— Moon of Israel • H. Rider Haggard

... of the drummers picked up his grip, and started down the gang-plank, and with its leathern bulk pressed Tump Pack and his mother out of his path. He moved on to the shore through the negroes, who divided at his approach. The captain of the launch saw that other of his ...
— Birthright - A Novel • T.S. Stribling

... fairly engaged, with his intellect in full play, he was as grand and effective in his eloquence as it is given to human nature to be. In the less exciting occupations of public life, as, for instance, in foreign negotiations, he showed the same grip upon his subject, the same capacity and judgment as in his speeches, and a mingling of tact and dignity which proved the greatest fitness for the conduct of the gravest public affairs. As a statesman Mr. Webster was not an "opportunist," as it is the fashion to call ...
— Daniel Webster • Henry Cabot Lodge

... before long," laughed Dan, and his momentary inattention to his duties at the wheel was promptly seized upon by the wily sea, which smacked the rudder hard and nearly spun the wheel out of his grip. "Stop talking, will you!" roared Dan, wrestling at the spokes. "Do you want me to put you ...
— Dan Merrithew • Lawrence Perry

... then; down we go. Don't look below, but just keep your eyes in front of you, and never leave go of one grip till you make sure of ...
— A Final Reckoning - A Tale of Bush Life in Australia • G. A. Henty

... eagle's. His dark, grandly impassive face, with its imposing regularity of feature, showed a penetration that read everything, a reserve that revealed nothing, a dominating power that gave strength and command to every line. The lip, the brow, the very grip of the hand on the bow told of a despotic temper and an indomitable will. The glance that flashed out from this reserved and resolute face—sharp, searching, and imperious—may complete the portrait of Multnomah, the silent, the secret, ...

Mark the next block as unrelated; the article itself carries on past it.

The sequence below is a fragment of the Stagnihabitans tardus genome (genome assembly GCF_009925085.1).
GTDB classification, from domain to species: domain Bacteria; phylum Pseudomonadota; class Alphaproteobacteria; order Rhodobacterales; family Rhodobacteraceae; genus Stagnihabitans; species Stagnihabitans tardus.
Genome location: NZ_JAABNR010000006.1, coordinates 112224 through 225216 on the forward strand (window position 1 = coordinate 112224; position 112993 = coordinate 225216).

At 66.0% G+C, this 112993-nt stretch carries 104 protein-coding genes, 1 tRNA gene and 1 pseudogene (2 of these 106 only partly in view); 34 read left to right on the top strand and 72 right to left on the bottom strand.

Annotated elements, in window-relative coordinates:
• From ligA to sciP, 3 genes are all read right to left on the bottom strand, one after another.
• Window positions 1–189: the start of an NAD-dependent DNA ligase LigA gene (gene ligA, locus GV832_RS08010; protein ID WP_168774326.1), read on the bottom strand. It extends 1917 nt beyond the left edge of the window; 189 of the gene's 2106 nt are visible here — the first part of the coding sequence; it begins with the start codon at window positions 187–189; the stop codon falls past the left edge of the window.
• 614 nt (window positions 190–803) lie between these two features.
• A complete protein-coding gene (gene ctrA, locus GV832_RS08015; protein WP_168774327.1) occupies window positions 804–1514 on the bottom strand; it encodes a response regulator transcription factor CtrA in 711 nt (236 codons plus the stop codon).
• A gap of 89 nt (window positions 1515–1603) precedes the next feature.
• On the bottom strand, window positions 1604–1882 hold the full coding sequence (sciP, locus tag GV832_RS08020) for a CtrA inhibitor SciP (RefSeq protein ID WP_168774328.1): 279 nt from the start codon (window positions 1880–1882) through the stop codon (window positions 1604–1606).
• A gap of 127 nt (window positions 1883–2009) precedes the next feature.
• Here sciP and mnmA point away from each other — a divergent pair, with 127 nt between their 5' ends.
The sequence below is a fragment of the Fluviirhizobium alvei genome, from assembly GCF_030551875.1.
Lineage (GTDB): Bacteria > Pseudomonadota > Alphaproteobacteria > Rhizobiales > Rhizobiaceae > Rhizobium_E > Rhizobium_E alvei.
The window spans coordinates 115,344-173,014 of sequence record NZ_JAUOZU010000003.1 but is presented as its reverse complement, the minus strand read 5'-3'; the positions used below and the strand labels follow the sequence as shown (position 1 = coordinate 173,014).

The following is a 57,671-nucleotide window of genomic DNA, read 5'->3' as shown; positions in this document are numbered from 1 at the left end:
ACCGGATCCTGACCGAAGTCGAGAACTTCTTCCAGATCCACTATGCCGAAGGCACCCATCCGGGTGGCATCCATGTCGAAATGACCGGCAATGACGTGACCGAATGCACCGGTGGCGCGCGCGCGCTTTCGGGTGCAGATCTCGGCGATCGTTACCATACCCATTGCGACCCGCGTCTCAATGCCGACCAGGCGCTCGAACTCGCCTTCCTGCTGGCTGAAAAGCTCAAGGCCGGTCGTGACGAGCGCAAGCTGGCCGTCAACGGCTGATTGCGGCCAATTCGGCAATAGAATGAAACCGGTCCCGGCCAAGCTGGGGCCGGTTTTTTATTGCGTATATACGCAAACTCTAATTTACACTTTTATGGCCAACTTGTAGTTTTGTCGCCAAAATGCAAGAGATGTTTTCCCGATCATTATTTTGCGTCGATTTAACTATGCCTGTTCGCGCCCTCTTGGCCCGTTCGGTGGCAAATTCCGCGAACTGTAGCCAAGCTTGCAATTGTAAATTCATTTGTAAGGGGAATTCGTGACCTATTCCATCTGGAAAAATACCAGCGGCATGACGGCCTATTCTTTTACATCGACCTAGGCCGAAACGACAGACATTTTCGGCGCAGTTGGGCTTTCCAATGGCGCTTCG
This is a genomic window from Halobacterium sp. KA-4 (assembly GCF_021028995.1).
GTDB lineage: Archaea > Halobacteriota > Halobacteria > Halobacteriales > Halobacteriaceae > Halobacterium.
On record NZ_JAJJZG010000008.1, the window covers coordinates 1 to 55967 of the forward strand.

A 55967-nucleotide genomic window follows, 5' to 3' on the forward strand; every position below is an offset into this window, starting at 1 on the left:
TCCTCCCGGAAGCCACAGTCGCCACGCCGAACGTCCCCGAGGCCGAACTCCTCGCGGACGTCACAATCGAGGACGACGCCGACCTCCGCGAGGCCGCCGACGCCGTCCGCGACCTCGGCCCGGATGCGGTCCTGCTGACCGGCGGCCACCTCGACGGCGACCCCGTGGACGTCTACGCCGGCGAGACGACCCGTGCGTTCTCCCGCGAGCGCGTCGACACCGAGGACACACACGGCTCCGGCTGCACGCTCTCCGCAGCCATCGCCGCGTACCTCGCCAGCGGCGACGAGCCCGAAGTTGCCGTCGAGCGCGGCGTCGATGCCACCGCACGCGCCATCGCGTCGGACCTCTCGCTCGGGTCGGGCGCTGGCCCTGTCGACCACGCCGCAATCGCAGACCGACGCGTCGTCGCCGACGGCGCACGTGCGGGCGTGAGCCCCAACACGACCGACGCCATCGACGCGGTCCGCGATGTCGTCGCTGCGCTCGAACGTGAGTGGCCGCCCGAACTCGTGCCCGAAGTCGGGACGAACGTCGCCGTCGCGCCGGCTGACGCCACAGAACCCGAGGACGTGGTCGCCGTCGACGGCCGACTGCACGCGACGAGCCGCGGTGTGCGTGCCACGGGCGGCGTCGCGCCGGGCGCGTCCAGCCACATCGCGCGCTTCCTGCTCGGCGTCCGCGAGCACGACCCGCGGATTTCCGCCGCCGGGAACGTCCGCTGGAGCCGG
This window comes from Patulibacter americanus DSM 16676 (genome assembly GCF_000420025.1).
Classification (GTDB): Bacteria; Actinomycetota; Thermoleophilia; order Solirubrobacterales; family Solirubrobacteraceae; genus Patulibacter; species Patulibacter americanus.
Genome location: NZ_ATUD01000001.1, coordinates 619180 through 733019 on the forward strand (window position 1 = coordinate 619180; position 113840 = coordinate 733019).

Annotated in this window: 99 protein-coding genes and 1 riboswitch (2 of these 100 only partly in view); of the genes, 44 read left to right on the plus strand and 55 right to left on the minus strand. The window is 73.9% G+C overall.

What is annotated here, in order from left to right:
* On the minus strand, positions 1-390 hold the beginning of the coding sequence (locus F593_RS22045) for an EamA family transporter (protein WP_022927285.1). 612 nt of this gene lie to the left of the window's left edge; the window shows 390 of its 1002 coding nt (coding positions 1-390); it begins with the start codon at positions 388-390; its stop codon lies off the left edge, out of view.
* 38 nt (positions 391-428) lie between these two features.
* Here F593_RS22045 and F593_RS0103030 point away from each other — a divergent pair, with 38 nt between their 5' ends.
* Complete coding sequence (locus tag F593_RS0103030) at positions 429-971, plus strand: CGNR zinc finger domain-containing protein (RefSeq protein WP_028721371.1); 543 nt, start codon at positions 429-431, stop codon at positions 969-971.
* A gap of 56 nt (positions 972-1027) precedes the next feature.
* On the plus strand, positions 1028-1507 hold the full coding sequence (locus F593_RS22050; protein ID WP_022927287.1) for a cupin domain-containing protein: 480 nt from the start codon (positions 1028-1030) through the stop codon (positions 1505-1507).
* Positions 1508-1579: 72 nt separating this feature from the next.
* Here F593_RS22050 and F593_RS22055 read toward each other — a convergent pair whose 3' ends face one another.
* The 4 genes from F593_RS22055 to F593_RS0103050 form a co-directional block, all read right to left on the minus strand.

— The Bridge of the Gods - A Romance of Indian Oregon. 19th Edition. • Frederic Homer Balch

... sundered nation was born Vicksburg surrendered: the obstinate man with the mighty force had conquered. See the gray regiments marching silently in the tropic heat into the folds of that blue army whose grip has choked them at last. Silently, too, the blue coats stand, pity and admiration on the brick-red faces. The arms are stacked and surrendered, officers and men are to be parolled when the counting is finished. The formations ...
— The Crossing • Winston Churchill

... knightly spirit yet lived in her eyes, and she smiled when I bent over her with wine to moisten her lips. At length she began to wander in her mind, and to speak of summer days and flowers. A hand held my heart in a slowly tightening grip of iron, and the tears ran down the minister's cheeks. The man who had darkened her young life, bringing her to this, looked at her with an ...
— To Have and To Hold • Mary Johnston

... in a hoarse whisper, endeavouring to shake off the vice-like grip that Black had laid on ...
— The Settler and the Savage • R.M. Ballantyne

... half-way up so that you might open the top or bottom half or both halves to suit your fancy. The upper panels of these doors had two drop-lights of glass set in on the bias, and between them, half-way down the upper half, was a great brass knocker with a grip big enough to accommodate both hands in case you really ...
— Shelters, Shacks and Shanties • D.C. Beard

... walking—and packs these in a knapsack. This knapsack is new, and he bought it in the High Street yesterday. He also purchased, at the same time and at the same place, a heavy walking-stick; strong in the handle for the grip of the hand, and iron-shod. He tries this, swings it, poises it, and lays it by, with the knapsack, on a window-seat. By this time his arrangements ...
— The Mystery of Edwin Drood • Charles Dickens

... rescued were now alone, but their thoughts were fully occupied. The sound of the distant stampede had become a veritable rumbling roar that told of its nearing proximity. Aside from this drumming of many feet, there was no sound, for the animals of the range when in the grip of panic are silent. ...
— The Free Range • Francis William Sullivan

... Cap'n Shad; you know well as I do that Sarah J. never come to do the washin' last week. She was down with the grip and couldn't move. If you expect me to do washin' as well as cook and sweep and keep house and—and shovel ...
— Mary-'Gusta • Joseph C. Lincoln